Consider the Syrian civil war. Romney and Obama agreed that the U.S. should organize the rebels and arm them, either directly or by proxy. Although they promised they'd be careful not to help America's enemies, so far most of the weapons supplied to the opposition have ended up in the hands of Islamic extremists.
Romney said he sees no need for direct military intervention in Syria "at this stage." Obama said, "For us to get more entangled militarily in Syria is a serious step." But neither of them ruled it out, and this is where the logic of overthrowing tyrants to make America safe from terrorism leads.
Perhaps recognizing that reality, Romney wants to boost military spending, even though, as Obama noted, we already "spend more on our military than the next 10 countries combined." Romney poses as a fiscal conservative, claiming he wants to eliminate every program "we don't absolutely have to have." Yet when it comes to military spending, he is completely unwilling to prioritize, insisting that any "cuts," even if they only amount to a slower rate of growth, would be "devastating."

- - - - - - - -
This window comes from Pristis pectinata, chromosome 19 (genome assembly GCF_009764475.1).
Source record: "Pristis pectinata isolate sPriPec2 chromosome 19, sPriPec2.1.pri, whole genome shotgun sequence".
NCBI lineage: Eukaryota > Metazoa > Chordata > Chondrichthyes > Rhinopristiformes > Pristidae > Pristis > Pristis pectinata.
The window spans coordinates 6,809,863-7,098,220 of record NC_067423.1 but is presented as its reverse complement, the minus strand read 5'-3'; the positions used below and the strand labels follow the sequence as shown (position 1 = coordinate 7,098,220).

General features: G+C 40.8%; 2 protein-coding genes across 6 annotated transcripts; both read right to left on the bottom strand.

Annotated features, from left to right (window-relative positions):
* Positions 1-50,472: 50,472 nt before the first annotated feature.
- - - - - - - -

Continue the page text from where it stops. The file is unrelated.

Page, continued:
The grotesquely bloated military budget that Romney supports is not necessary for defense, unless you define that function so broadly that it requires policing the planet. Republicans are supposed to be skeptical of government's competence and wary of unintended consequences. Unfortunately, that skepticism stops at the border.
Jacob Sullum is a senior editor at Reason magazine. Follow him on Twitter: @jacobsullum. To find out more about Jacob Sullum and read features by other Creators Syndicate writers and cartoonists, visit the Creators Syndicate Web page at www.creators.com.
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